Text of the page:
(I'm going to investigate some driving times. For reference I drove straight out of Dublin after arriving at 11am and made it to the Rock of Cashel that afternoon. I do drive a stick here as my car. I have a tiny bit of french language and am taking private lessons from now until we leave. )

Posted by
21 posts

(Also, I must have missed where the size of France is comparable to the US- going from NY to Seattle)

Posted by
1391 posts

I've been all over this gorgeous country; I now live in it and will never leave, and I am going to sound a middle note on Normandy. I just finished my second trip there. I liked it much better the second time, but it doesn't pull at my heart strings nearly as passionately as all the other places you listed. So, unless you consider the Bayeux tapestry, the D-Day beaches, and Mont-St-Michel musts, I'd concentrate on those southern destinations, Paris (at the end) and maybe the Loire valley.

Your best trip plan will take you jet-lagged by train from CDG to your first regional destination where you will rent a car for a short ride to your first hotel. You will drop that car before returning to Paris by train. That's how it's done.

Posted by
21 posts

My BF was a history major, and is still very very involved in his love of it. I think we must go to the DD beaches/memorial for at least a day or two, if you think that is still leaving enough room for the rest?

Posted by
1391 posts

History - well, there's plenty of it in one exquisite Loire valley chateau named Chenonceaux. The wax figure scene at Langeais depicts how Anne de Bretagne twice became Queen of France. Loches has history too. Dial in the gardens of Villandry and you've a nice visit to the Loire valley chateaux.

Posted by
506 posts

I second Andrew's suggestion: "Your best trip plan will take you jet-lagged by train from CDG to your first regional destination where you will rent a car for a short ride to your first hotel. You will drop that car before returning to Paris by train."

You never know if you'll get enough sleep on the plane to be able to drive safely for a long distance.

On the other hand, catching a train means guessing whether your plane will be on time or paying for walk-up tickets which are more expensive. If you stay in Paris for two or three nights (one or two days, not counting Zombie Day) you could visit le Musee de l'Armee which can soak up two days if you and the BF like military history. There's also a new Liberation of Paris museum which I haven't been to. Or you can return to Paris before the end of your trip (so you're not making a mad dash to CDG on the day you fly home) and see them then.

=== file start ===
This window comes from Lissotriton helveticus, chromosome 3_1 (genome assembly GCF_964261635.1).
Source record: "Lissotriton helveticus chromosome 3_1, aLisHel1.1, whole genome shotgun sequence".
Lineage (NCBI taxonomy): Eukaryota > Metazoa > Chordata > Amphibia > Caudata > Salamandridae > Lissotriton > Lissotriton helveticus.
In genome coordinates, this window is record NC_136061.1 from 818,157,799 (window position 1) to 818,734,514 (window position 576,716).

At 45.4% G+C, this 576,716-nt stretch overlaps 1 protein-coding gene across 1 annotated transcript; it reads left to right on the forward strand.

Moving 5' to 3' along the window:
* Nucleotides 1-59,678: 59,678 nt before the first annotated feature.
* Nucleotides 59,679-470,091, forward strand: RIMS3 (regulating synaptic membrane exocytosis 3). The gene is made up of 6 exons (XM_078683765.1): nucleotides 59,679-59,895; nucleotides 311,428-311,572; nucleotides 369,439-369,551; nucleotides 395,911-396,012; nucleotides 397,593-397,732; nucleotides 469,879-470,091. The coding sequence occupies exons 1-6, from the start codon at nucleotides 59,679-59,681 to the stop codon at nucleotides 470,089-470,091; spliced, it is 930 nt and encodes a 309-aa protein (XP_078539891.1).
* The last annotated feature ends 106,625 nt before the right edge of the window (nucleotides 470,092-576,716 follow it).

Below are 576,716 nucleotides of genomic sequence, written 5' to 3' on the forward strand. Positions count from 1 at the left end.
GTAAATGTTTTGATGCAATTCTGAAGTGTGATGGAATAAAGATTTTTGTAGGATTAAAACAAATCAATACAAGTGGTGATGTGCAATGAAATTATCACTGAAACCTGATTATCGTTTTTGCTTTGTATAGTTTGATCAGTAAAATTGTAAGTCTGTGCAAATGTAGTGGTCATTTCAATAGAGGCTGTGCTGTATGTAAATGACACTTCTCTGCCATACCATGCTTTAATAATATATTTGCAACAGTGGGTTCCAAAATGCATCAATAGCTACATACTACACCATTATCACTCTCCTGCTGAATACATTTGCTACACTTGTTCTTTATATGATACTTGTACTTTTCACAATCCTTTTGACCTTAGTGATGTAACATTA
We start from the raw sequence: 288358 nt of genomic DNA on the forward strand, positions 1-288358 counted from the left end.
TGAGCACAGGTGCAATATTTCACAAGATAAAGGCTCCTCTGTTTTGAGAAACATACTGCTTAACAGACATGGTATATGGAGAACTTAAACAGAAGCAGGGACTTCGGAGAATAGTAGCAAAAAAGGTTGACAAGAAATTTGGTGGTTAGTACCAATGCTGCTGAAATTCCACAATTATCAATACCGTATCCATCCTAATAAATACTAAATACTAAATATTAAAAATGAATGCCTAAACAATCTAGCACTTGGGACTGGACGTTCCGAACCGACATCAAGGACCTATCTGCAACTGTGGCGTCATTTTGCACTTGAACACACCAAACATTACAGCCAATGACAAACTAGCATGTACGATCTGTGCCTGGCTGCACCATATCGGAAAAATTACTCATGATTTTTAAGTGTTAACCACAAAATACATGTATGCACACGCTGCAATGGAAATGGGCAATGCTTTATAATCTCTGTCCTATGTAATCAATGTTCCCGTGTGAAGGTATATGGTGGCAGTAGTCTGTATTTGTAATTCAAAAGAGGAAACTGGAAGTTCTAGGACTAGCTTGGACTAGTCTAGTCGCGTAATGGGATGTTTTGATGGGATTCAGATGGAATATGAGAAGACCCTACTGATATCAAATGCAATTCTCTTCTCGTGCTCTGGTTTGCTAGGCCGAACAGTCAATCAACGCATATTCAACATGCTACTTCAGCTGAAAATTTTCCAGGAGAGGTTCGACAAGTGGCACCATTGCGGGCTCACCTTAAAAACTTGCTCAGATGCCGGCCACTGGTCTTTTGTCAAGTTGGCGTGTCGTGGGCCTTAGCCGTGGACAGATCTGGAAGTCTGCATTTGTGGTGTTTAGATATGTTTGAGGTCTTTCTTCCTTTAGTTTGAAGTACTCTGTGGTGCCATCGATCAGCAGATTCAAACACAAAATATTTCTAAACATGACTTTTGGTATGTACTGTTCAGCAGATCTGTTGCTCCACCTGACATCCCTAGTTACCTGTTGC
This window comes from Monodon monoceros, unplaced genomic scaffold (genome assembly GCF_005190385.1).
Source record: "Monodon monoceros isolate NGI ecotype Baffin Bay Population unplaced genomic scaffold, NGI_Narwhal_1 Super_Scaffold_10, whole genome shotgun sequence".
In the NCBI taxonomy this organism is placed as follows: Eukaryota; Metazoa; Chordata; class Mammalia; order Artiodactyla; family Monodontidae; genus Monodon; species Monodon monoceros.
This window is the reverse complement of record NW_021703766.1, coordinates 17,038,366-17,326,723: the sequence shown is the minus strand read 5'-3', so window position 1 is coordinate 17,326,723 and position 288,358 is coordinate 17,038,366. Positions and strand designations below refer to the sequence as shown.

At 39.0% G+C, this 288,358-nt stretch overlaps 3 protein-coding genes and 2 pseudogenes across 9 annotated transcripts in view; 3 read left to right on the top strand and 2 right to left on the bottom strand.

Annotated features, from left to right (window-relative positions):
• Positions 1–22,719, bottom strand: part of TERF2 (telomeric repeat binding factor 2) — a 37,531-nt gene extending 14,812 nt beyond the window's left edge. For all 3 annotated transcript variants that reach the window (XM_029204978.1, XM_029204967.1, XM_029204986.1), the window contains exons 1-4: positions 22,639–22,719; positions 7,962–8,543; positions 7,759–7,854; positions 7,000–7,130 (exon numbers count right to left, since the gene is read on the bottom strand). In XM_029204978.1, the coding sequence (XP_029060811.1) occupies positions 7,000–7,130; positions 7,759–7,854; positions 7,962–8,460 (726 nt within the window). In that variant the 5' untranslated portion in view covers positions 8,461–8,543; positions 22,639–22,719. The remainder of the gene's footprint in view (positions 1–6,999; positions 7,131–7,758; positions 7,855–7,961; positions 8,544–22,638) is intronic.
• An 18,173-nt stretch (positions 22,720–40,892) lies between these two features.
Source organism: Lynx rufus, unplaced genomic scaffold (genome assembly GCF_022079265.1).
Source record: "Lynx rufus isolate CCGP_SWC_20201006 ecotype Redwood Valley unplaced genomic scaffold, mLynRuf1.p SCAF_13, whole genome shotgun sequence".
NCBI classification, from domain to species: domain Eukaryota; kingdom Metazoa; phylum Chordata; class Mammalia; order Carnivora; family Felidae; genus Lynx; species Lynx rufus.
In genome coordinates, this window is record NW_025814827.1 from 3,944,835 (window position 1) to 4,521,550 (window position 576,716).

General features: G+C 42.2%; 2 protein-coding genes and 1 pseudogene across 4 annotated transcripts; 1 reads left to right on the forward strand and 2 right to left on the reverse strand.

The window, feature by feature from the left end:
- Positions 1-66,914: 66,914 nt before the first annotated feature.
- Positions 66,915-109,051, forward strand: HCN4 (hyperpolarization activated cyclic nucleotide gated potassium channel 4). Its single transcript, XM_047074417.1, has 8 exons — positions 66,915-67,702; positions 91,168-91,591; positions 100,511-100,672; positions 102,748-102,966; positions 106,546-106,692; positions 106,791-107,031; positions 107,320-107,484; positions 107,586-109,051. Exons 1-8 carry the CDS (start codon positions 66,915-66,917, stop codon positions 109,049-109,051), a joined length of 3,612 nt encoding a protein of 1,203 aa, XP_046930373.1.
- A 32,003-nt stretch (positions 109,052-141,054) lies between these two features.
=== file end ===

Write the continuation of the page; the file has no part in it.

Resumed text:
It's pretty easy to spend 4 nights (3 days) in Bayeux, Normandy. I took Dale Booth's two-day tour of the American site, plus spent a day divided between the Bayeux Tapestry and the Cathedral. No need for a car until you're ready to move to your next location. That leaves you about five or six nights to divide between the Loire and Dordogne, allowing a night near CDG before your trip home.

Hope this helps,
Marty

Posted by
1391 posts

Marty, I pity all the wives who get dragged thru all this military stuff for more than a half day.

Posted by
21 posts

So, what does this sound like? Train to St Pierre de Corps to spend a day or two in the Loire, possibly picking up a car there. Then moving on to Rocamadour and Cahors, Bouzies, St Cirq-Lapopie. Then on to Albi, Carcassonne then onto Avignon and up to Orange, dropping the car back and returning by train to Paris? Probably 3 days in Paris at the end.

My bf is open to visiting Normandy another trip. 14 days total, excluding the fly out/return to the states day but including the day we arrive.

Feasible?

Posted by
4125 posts

Badger, your latest would be a great 3 week itinerary. A shame you are locked in to flying home from Paris.

Do you want to spend any time there?

I get the sense that the Dordogne is a priority for you. If so, go with that. Plan to spend at least 5 nights (6 would be better). You will not be sorry.

So: De-jetlag in the Loire, as you are thinking. Drive to a base in the Dordogne. By then you are up to day 7 or 8, and you want to spend 3 days in Paris at the end. So you've got an extra 3 days or so.

I would spend those days in SW France, visiting some of the wonderful places on your list. Then drive to the TGV in Bordeaux, drop the car, and take the train to Paris. The train is only 2 hours!